Low-Fat Dairy Reduces High Blood Pressure Risk
Women over age 45 who regularly consumed three or more daily servings oflow-fat dairy products were 11 percent less likely to develop high bloodpressure. Researchers at the Brigham and Women's Hospital in Boston attributedthe benefit to food sources of calcium and vitamin D because the preventativeeffect was not evident in participants taking dietary supplements. Studyresults appeared in the February 7, 2008, special edition of the journalHypertension (http://hyper.ahajournals.org).
"High blood pressure is known as a 'silent killer' that affects one inthree adults, and while this study offers promise for reducing those numbers,less than one-quarter of adults eat enough low-fat dairy products to benefit,"said Andrea Garen, M.A., R.D., project manager at Dairy Council of California."Making small, simple changes over time, such as eating low-fat yogurt forbreakfast or drinking milk with meals, can increase calcium and vitamin Dintake in a sustainable way."
Garen suggests using the interactive Calcium Quiz(http://www.mealsmatter.org/EatingForHealth/Tools/cq.aspx) available on theMeals Matter website, http://www.mealsmatter.org, to assess current calciumintake and then explore the searchable database for calcium-rich recipes thatmake it easier to add low-fat dairy foods every day. When part of a diet richin fruits, vegetables, whole grains and lean meats, regular dairy consumptioncan reduce the risk of osteoporosis, prevent certain cancers and help maintaina healthy weight.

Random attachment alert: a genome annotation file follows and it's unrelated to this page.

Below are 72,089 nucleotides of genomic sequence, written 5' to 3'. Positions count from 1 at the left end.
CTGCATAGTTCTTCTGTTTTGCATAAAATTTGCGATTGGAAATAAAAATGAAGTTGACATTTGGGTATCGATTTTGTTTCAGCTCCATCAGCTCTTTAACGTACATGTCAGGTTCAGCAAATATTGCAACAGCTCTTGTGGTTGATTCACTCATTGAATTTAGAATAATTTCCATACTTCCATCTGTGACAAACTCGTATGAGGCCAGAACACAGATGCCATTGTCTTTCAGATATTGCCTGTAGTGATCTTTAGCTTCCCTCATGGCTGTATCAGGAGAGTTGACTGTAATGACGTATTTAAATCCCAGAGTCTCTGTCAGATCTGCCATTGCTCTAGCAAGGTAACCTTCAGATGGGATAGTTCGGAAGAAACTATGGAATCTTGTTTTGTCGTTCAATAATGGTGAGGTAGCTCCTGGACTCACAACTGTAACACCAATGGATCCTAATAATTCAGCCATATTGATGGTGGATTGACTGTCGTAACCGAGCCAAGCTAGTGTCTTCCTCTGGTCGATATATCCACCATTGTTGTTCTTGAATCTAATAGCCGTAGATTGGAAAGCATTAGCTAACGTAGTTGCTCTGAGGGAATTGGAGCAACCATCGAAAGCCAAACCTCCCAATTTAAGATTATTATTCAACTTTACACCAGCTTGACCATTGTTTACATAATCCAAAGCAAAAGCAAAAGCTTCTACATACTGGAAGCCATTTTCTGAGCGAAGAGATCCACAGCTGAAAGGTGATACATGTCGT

Sponsored by Dairy Council of California and staffed by registereddietitians, Meals Matter is a free, online family nutrition and meal-planningwebsite. For more information, please visit http://www.mealsmatter.org orhttp://www.dairycouncilofca.org.Available Topic Expert(s): For information on the listed expert(s), clickappropriate link.Andrea Garen, M.A., R.D.https://profnet.prnewswire.com/Subscriber/ExpertProfile.aspx?ei=55338
SOURCE Dairy Council of California
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